Let a child be a child

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I had no idea what awaited me that Sunday afternoon as I clicked on a Youtube link provided by a concerned blogger who wanted me to write about it. My heart broke as I watched a six-year-old kid gyrating like a macho dancer on the variety show ““Willing Willie,” with TV host

Willie Revillame making fun of him and the audience amused beyond belief. It was truly sickening. I cried as I watched the boy’s pained facial expression. I couldn’t take it anymore. The first thought that ran through my head was, ““Could this be a violation of Republic Act No. 7610, or the ‘Special Protection of Children Against Abuse, Exploitation and Discrimination Act’ Section 3 (b)?”

What I witnessed was Willie repeatedly humiliating a boy in front of millions of people tuned in to the TV station. Where is the dignity in that? Why did he allow the boy to  dance like a male Chippendale dancer for the general public entertainment? The adults who taught him to dance that way? Ugh, the very same people responsible for his well-being.

This incident reminded me of Human Rights Day last year when I wrote on ““Who will speak up for our children?“. A conversation with a friend made me realize that our kids don’t have a voice unless an adult speaks up for them. When a child is caught in a tussle when their parents are hitting each other, who will speak for this child? A child can be silently suffering from domestic abuse, bullying and corporal punishment. In the Willing Willie episode, who will speak up for this six-year-old boy who cried as he gyrated to the music? The fear and embarrassment written in his eyes was undeniable. I wanted to hug him and rescue him from his discomfort and tell the boy that he didn’t have to do that dance.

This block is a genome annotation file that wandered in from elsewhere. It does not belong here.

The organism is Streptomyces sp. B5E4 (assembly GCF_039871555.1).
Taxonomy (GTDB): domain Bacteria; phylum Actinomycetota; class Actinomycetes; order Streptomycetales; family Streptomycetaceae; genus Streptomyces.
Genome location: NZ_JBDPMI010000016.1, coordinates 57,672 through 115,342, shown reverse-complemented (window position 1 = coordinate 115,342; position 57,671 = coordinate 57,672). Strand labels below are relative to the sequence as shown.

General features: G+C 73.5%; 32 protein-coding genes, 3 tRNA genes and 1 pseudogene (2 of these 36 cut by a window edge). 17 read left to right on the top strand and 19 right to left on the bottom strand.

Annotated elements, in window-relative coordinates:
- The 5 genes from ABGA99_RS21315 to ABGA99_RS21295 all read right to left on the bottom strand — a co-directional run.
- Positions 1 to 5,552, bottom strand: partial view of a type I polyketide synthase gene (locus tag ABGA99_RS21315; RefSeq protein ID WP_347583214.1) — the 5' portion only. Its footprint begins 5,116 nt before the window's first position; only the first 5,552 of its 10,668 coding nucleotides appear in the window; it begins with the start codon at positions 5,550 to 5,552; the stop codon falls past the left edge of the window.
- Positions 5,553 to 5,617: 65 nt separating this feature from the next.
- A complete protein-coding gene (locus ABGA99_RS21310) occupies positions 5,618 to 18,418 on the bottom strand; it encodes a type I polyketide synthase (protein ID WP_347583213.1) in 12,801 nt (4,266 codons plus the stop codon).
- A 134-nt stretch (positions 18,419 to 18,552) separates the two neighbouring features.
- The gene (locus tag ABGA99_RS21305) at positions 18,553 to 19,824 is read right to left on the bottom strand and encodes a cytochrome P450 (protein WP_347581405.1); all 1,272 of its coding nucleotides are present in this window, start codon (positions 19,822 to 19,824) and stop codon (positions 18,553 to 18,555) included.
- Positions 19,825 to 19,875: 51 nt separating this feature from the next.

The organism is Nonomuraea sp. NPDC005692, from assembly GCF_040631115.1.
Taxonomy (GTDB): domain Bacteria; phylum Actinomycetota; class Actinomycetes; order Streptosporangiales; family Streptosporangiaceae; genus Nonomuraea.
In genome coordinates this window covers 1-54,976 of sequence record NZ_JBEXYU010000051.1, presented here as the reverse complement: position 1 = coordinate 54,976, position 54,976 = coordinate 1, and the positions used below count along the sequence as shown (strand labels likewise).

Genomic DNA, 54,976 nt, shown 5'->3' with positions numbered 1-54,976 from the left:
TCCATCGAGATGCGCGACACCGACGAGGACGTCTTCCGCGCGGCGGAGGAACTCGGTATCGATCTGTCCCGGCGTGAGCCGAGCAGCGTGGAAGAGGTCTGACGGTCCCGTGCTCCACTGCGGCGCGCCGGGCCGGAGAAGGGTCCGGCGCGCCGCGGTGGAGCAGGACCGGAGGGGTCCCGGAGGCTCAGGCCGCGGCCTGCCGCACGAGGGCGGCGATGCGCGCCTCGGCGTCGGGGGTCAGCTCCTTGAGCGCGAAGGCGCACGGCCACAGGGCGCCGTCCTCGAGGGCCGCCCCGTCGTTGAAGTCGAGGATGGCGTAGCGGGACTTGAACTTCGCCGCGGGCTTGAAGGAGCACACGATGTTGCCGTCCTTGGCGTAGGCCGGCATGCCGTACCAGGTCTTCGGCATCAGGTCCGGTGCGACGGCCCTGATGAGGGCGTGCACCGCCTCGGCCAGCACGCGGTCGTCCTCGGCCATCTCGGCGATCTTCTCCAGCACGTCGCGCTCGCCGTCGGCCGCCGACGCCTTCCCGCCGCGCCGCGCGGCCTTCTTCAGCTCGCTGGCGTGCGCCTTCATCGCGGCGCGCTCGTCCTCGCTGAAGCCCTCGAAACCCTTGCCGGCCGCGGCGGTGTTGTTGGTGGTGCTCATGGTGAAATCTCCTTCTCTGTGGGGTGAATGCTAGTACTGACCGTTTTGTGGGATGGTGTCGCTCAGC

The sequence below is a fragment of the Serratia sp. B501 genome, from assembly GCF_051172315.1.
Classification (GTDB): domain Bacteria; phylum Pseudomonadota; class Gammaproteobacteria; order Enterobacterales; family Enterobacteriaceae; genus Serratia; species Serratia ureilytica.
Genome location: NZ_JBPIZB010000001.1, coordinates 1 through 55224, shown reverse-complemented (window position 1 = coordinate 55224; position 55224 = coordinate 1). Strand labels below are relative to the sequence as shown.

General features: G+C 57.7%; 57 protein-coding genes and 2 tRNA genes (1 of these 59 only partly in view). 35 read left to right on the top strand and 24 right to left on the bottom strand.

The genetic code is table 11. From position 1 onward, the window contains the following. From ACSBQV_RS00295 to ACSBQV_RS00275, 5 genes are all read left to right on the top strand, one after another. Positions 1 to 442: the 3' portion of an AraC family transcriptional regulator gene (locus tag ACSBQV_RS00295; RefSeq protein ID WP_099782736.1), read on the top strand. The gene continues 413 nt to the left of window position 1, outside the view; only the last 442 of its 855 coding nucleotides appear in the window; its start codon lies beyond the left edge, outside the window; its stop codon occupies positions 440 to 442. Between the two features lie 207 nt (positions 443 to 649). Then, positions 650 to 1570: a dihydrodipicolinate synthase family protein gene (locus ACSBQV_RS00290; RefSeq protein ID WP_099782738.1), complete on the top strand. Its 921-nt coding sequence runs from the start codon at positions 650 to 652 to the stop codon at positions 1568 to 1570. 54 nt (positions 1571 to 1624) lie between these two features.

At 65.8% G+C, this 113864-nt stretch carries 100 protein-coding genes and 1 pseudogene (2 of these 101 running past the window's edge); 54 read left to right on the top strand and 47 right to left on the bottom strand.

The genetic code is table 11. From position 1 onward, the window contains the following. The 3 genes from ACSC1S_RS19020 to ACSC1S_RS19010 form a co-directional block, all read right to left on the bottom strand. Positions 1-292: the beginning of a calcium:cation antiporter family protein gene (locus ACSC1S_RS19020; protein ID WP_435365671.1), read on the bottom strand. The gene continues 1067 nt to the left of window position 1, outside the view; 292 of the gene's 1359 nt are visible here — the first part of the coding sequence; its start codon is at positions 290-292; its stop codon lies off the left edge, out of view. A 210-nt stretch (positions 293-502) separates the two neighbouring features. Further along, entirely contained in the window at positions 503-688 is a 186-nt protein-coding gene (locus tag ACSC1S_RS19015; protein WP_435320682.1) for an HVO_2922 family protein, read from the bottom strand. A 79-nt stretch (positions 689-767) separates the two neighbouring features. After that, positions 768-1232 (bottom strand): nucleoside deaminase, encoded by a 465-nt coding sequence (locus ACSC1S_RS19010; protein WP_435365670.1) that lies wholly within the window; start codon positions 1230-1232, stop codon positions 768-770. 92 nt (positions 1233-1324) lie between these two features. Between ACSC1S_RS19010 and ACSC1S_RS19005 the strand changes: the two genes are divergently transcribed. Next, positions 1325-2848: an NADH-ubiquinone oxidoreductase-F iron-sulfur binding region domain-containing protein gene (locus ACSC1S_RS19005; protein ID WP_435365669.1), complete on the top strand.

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Noemi Lardizabal-Dado (1361 Posts)

You may contact Noemi (noemidado @ gmail.com) for speaking and consultancy services in the following areas: Parenting in the Digital Age (includes pro-active parenting on cyber-bullying and bullying) ; Social Business ; Reinventing One’s Life; and social media engagement. Our parenting workshop is called "Prep to Prime (P2P): Parenting in the Digital Age (An Un­Workshop)" P2P Un­Workshops are conducted by two golden women in their prime, Noemi and Jane, who have a century’s worth of experience between them. They are both accomplished professionals who chose to become homemakers. This 180­degree turn also put them on a different life course which includes blogging, social media engagement and citizen advocacy. They call their un­workshops Prep to Prime or P2P, for short, to emphasize the breadth of their parenting experience. They tackle different aspects and issues of parenting ­­ from managing pregnancies, prepping for the school years of children, dealing with househelp, managing the household budget, to maximizing one’s prime life and staying healthy through the senior years.